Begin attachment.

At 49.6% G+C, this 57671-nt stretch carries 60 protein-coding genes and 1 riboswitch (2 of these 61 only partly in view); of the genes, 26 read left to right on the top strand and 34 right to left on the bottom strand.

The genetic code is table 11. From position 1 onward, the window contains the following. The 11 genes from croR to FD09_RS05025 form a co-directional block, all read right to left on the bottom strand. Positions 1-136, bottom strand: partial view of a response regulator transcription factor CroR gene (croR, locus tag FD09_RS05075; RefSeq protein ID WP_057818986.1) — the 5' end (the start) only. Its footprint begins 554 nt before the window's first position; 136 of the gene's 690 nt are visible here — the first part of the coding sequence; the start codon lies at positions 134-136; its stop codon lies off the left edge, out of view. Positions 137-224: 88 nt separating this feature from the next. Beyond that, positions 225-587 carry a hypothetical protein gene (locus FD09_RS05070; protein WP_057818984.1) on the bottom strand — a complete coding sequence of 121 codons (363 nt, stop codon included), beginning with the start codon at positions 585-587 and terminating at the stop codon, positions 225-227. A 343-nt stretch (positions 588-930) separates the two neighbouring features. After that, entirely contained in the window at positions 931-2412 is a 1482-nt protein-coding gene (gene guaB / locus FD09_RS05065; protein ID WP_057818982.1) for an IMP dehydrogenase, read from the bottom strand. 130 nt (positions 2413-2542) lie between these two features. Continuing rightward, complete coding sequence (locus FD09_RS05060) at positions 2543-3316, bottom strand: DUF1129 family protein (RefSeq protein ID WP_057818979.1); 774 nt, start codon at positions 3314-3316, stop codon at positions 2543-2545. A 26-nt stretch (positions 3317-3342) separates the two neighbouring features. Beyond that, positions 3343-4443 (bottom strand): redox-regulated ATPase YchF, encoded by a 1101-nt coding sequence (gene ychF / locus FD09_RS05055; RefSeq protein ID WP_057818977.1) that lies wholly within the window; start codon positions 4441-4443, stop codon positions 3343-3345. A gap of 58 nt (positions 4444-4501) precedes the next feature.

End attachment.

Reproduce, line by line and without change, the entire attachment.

At 49.6% G+C, this 57671-nt stretch carries 60 protein-coding genes and 1 riboswitch (2 of these 61 only partly in view); of the genes, 26 read left to right on the top strand and 34 right to left on the bottom strand.

The genetic code is table 11. From position 1 onward, the window contains the following. The 11 genes from croR to FD09_RS05025 form a co-directional block, all read right to left on the bottom strand. Positions 1-136, bottom strand: partial view of a response regulator transcription factor CroR gene (croR, locus tag FD09_RS05075; RefSeq protein ID WP_057818986.1) — the 5' end (the start) only. Its footprint begins 554 nt before the window's first position; 136 of the gene's 690 nt are visible here — the first part of the coding sequence; the start codon lies at positions 134-136; its stop codon lies off the left edge, out of view. Positions 137-224: 88 nt separating this feature from the next. Beyond that, positions 225-587 carry a hypothetical protein gene (locus FD09_RS05070; protein WP_057818984.1) on the bottom strand — a complete coding sequence of 121 codons (363 nt, stop codon included), beginning with the start codon at positions 585-587 and terminating at the stop codon, positions 225-227. A 343-nt stretch (positions 588-930) separates the two neighbouring features. After that, entirely contained in the window at positions 931-2412 is a 1482-nt protein-coding gene (gene guaB / locus FD09_RS05065; protein ID WP_057818982.1) for an IMP dehydrogenase, read from the bottom strand. 130 nt (positions 2413-2542) lie between these two features. Continuing rightward, complete coding sequence (locus FD09_RS05060) at positions 2543-3316, bottom strand: DUF1129 family protein (RefSeq protein ID WP_057818979.1); 774 nt, start codon at positions 3314-3316, stop codon at positions 2543-2545. A 26-nt stretch (positions 3317-3342) separates the two neighbouring features. Beyond that, positions 3343-4443 (bottom strand): redox-regulated ATPase YchF, encoded by a 1101-nt coding sequence (gene ychF / locus FD09_RS05055; RefSeq protein ID WP_057818977.1) that lies wholly within the window; start codon positions 4441-4443, stop codon positions 3343-3345. A gap of 58 nt (positions 4444-4501) precedes the next feature.